That’s according to a discovery from researcher Jane Manchun Wong who discovered an unreleased feature that brings limited chat features back into the core social networking app. Wong’s finding suggests that, at this point, calling, photo sharing and reactions won’t be supported inside the Facebook app chat feature, but it remains to be seen if that is simply because it is currently in development.

It is unclear whether the feature will ship to users at all since this is a test. Messenger, which has over 1.3 billion monthly users, will likely stick but this change would give users other options for chatting to friends.

We’ve contacted Facebook for comment, although we’re yet to hear back from the company. We’ll update this story with any comment that the company does share.

As you’d expect, the discovery has been greeted with cheers from many users who were disgruntled when Facebook yanked chat from the app all those years ago. I can’t help but wonder, however, if there are more people today who are content with using Messenger to chat without the entire Facebook service bolted on. Given all of Facebook’s missteps over the past year or two, consumer opinion of the social network has never been lower, which raises the appeal of using it to connect with friends but without engaging its advertising or newsfeed.

Wong’s finding comes barely a month after Facebook CEO Mark Zuckerberg sketched out a plan to pivot the company’s main focus to groups and private conversation rather than its previously public forum approach. That means messaging is about to become its crucial social graph, so why not bring it back to the core Facebook app? We’ll have to wait and see, but the evidence certainly shows Facebook is weighing the merits of such a move.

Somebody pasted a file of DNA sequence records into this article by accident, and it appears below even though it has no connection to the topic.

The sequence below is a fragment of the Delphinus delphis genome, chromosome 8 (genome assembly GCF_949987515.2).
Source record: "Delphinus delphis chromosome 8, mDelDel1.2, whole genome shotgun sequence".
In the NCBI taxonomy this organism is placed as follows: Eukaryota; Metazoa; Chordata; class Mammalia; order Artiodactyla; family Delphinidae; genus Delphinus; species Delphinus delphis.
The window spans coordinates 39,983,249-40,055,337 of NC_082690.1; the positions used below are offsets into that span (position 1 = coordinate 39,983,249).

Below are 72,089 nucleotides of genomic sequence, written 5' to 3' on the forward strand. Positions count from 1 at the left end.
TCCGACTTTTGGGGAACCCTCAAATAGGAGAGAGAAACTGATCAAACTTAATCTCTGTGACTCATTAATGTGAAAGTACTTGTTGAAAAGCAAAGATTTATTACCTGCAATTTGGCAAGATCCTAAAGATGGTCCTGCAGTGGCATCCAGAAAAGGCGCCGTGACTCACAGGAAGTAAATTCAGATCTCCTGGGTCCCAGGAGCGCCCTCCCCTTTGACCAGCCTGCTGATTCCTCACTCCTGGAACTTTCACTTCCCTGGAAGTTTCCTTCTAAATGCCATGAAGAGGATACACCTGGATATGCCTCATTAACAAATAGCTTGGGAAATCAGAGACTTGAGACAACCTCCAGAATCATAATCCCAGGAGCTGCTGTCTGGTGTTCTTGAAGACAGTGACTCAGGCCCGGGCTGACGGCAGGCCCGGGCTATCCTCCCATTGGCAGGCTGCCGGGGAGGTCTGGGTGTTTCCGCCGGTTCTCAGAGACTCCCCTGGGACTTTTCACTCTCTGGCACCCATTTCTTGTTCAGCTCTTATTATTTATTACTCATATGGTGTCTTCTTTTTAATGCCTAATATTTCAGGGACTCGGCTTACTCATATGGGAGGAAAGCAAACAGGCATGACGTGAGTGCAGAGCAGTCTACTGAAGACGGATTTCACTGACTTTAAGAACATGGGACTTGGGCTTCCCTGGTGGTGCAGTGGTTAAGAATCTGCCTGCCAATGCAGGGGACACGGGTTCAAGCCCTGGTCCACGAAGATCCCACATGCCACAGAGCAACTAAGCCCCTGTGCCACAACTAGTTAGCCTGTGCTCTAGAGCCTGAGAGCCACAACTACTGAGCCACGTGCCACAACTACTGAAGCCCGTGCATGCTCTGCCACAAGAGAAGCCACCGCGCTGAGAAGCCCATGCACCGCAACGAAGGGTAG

Uber has already made billions from its exits in China, Russia and Southeast Asia

Uber’s exits from China, Russia and Southeast Asia were billed as failures from the company, but the ride-sharing giant has already made billions on paper from those moves, according to its IPO filing.

Uber released its much-anticipated S1 on Thursday U.S. time and reporters and analysts are frantically digging into a treasure trove of previously-unreleased details. A number of sections on Uber’s global divestitures begin to paint a clear picture of the strategy that Uber employed when leaving China, Russia and Southeast Asia in recent years.

In each case, Uber decided to leave the market but, upon doing so, take a stake in its rival business in exchange for the assets it had remaining. Today, those holdings are collectively worth a cool $12.5 billion on paper, with a least $3 billion in gains so far.

China: $7.95 billion

China was Uber’s first tactical exit and it saw the company sell to local giant Didi Chuxing in August 2016

The Uber filing shows the U.S. firm took an 18.8 percent take in Didi. That, Uber estimates, has since been reduced to around 15.4 percent due to subsequent fundraising from Didi, which last publicly announced a $5.5 billion raise one year ago — previously, it raised $4 billion at the end of 2017.

Didi’s $56 billion valuation means it is the third highest valued startup in the world behind only ByteDance, parent of TikTok, and Uber, which it counts as an investor

The really interesting part of the filing its Uber’s estimate for the value of its Didi stake: that was $5.97 billion as of the end of 2017, and $7.95 billion at the end of last year. That’s a $2 billion paper increase in just one year, although the Uber filing doesn’t provide a value for the initial merger deal. Didi is also in the money having invested $1 billion into Uber in exchange for